Can’t see nothing in front of me. Can’t see nothing coming up behind.
Those of you who know me know I would never write “can’t see nothing.” But Bruce Springsteen can get away with it.
He and the E Street Band put out the eponymous album on July 30, 2002, and it was appropriate for the stock market as the S&P 500 bottomed October 4, 2002 at 800 and proceeded with The Rising, traveling steadily upward to 1,561 by October 12, 2007.
We didn’t return until Mar 2013, taking longer to get back than to arrive in the first place.
Now we’ve had variations on a Rising theme for eight years. The market bottomed this week in 2009, on Mar 6, at 683 for the S&P 500, lower than when our troubadour from Long Branch, NJ first commanded in gravel and guitar that we come on up for the rising.
As with the last lyric in Bruce the Bard’s melody, it’s on wheels of fire that we’ve come rolling down here to 2017 in the stock market, blistering records and burning up the tape.
We at ModernIR study equity data in our inimitable way, the cross of our calling, Bruce might say. And that’s all the poetry I can muster. But I’ve got some facts.
We measure Sentiment on a purely mathematical basis, tracking how the four big reasons people buy and sell interact with market prices and where these wax and wane.
We’re good at capturing short-term asset-price changes. We’ve been doing it for a long time. Our five-day forecasts are roughly 95% correlated to the actual average prices for stocks after the five projected days have elapsed – statistically interchangeable.
Putting it in English, in short spans we can foretell the future, using math, because the money in the market is using math in ways we can observe with precision.
Here’s what we know about market Sentiment and short-term prices. For 77 consecutive days now, back to Nov 14, 2016, the stock market has been about 5.0 or higher on our 10-point Sentiment Index. Since June 2012, some 1,200 trading days, 715 have been 5.0 or higher. It’s been a bull market. But ten percent are in a row since the election.
Remarkable. (Aside: If you want to kick this around, catch me Friday at the NIRI Silicon Valley Spring Seminar.)
To our knowledge, the previous record for extended neutral or better Sentiment without a single tip to negative was 53 days, from Feb 22 to May 6 last year. Back in 2013 when we had a momentum stock market, our Sentiment gauge would carom from below 4.0 to over 9.0 – a rocking Richter event – about every month.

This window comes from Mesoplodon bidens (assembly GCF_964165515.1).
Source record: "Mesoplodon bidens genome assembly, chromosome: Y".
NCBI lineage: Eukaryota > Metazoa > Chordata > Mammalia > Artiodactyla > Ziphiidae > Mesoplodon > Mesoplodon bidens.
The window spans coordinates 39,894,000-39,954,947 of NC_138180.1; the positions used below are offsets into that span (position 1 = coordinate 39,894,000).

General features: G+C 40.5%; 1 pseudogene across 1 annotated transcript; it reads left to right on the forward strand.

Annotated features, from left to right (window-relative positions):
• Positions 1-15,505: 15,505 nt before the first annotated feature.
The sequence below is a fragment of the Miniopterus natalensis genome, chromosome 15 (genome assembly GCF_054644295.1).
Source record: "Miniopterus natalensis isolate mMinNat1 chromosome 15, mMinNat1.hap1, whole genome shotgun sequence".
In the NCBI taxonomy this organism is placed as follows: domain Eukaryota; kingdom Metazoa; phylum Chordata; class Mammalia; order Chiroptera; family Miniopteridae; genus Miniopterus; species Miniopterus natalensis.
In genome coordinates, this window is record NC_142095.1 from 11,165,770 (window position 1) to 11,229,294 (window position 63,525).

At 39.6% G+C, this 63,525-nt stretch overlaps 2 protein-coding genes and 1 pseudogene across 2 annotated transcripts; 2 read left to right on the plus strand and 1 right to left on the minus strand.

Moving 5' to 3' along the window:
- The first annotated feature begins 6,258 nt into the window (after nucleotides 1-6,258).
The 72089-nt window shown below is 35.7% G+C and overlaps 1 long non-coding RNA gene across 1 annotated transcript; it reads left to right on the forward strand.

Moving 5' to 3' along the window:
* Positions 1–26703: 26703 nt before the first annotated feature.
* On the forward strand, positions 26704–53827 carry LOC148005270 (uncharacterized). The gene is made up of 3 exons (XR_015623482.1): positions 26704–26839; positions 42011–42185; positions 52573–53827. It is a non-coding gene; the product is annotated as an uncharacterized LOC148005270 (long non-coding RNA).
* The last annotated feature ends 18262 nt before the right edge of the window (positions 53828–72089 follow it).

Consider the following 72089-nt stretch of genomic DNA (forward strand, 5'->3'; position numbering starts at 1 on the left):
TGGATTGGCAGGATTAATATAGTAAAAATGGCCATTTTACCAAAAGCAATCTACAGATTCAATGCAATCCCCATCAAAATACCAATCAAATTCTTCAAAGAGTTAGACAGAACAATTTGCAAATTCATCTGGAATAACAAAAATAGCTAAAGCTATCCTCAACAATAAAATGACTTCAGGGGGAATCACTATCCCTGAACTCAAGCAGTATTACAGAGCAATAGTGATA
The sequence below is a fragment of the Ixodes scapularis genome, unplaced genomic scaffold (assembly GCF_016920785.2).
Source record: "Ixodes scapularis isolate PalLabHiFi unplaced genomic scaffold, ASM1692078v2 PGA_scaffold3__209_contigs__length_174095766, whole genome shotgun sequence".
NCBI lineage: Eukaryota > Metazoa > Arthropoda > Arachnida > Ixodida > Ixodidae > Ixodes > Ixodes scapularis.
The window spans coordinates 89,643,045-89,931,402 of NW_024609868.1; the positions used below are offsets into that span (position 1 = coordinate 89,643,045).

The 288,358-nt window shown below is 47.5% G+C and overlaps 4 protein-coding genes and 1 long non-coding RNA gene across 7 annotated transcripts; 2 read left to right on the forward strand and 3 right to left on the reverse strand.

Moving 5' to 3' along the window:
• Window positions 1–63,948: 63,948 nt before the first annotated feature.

Here’s the thing: When last year’s epic Sentiment run concluded in May, we were never able to rise sustainably again – until November. It required an extraordinary catalyst in the form of the Wildly Unexpected Donald Trump. The S&P 500 finished October 2016 lower than it wrapped May 2016. Even with another massive catalyst, the Brexit Boomerang, between.
This is not scientific. It’s not fundamental. It’s not a factor model. But it IS mathematical, and it does reflect how money behaves today. Here’s my conclusion: Without an extraordinary event, a catalyst, when this long Sentiment run atop 5.0 stops, it will mark the end of this particular bull market.
What’s a real-world application for investor-relations people? We track Sentiment for you. When you’re Overbought your price will fall, absent a catalyst. When you’re Oversold, barring a tsunami, your shares will rise. It’s not rational. It’s math.
You can use this data to your advantage. When you’re a 10, call a couple of your good value holders to check in, because you’re likely to dip, and if your holder buys (you will be on their minds), you might revert to 5.0 quicker – and 5.0 stocks are the bedrock of solid investment portfolios.
And vice versa. You’re 1.0? Pick up the phone. The first investor to buy probably makes money (and will remember to look when next you call) and you’ll return to 5.0. It’s not what you say. It’s that you call that counts. Put yourself on the screen.
Won’t that work for the market? Sure. At Feb 11 last year, the market was a 1.0/10.0. Great time to buy, turned out. It was a Rising.
We don’t know what’s ahead. Don’t know what’s coming up behind. But the math says we’ve had it good for a record stretch. It’s hard to keep setting records.